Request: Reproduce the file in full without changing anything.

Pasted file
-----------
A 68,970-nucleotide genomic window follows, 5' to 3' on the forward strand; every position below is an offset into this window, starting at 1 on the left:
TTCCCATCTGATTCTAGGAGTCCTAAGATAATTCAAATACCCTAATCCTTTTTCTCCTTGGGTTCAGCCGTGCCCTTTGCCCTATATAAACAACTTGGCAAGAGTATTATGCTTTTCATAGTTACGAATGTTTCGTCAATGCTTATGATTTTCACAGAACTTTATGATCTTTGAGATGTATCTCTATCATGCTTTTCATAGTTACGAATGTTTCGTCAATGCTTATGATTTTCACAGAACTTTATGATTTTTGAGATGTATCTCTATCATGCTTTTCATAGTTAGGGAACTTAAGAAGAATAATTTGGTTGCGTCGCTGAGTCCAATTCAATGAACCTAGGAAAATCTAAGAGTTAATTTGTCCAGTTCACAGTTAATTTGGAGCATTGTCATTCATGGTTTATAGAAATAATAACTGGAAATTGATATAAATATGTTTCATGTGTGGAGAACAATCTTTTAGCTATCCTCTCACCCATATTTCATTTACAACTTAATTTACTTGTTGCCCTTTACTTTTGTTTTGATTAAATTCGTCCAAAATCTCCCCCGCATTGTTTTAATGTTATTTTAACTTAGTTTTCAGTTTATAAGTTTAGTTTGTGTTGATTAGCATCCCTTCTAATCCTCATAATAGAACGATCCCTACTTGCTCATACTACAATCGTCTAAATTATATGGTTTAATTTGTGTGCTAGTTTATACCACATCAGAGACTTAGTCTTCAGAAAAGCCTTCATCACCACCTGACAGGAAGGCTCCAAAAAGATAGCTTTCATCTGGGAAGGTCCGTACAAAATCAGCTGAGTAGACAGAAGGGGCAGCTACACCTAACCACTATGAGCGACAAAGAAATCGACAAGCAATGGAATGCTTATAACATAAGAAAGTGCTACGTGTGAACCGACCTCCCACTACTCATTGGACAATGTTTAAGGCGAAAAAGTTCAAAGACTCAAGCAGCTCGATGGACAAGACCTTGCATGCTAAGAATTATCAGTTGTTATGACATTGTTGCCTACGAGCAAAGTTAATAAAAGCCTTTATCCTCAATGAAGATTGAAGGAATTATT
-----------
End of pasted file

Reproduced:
A 68,970-nucleotide genomic window follows, 5' to 3' on the forward strand; every position below is an offset into this window, starting at 1 on the left:
TTCCCATCTGATTCTAGGAGTCCTAAGATAATTCAAATACCCTAATCCTTTTTCTCCTTGGGTTCAGCCGTGCCCTTTGCCCTATATAAACAACTTGGCAAGAGTATTATGCTTTTCATAGTTACGAATGTTTCGTCAATGCTTATGATTTTCACAGAACTTTATGATCTTTGAGATGTATCTCTATCATGCTTTTCATAGTTACGAATGTTTCGTCAATGCTTATGATTTTCACAGAACTTTATGATTTTTGAGATGTATCTCTATCATGCTTTTCATAGTTAGGGAACTTAAGAAGAATAATTTGGTTGCGTCGCTGAGTCCAATTCAATGAACCTAGGAAAATCTAAGAGTTAATTTGTCCAGTTCACAGTTAATTTGGAGCATTGTCATTCATGGTTTATAGAAATAATAACTGGAAATTGATATAAATATGTTTCATGTGTGGAGAACAATCTTTTAGCTATCCTCTCACCCATATTTCATTTACAACTTAATTTACTTGTTGCCCTTTACTTTTGTTTTGATTAAATTCGTCCAAAATCTCCCCCGCATTGTTTTAATGTTATTTTAACTTAGTTTTCAGTTTATAAGTTTAGTTTGTGTTGATTAGCATCCCTTCTAATCCTCATAATAGAACGATCCCTACTTGCTCATACTACAATCGTCTAAATTATATGGTTTAATTTGTGTGCTAGTTTATACCACATCAGAGACTTAGTCTTCAGAAAAGCCTTCATCACCACCTGACAGGAAGGCTCCAAAAAGATAGCTTTCATCTGGGAAGGTCCGTACAAAATCAGCTGAGTAGACAGAAGGGGCAGCTACACCTAACCACTATGAGCGACAAAGAAATCGACAAGCAATGGAATGCTTATAACATAAGAAAGTGCTACGTGTGAACCGACCTCCCACTACTCATTGGACAATGTTTAAGGCGAAAAAGTTCAAAGACTCAAGCAGCTCGATGGACAAGACCTTGCATGCTAAGAATTATCAGTTGTTATGACATTGTTGCCTACGAGCAAAGTTAATAAAAGCCTTTATCCTCAATGAAGATTGAAGGAATTATT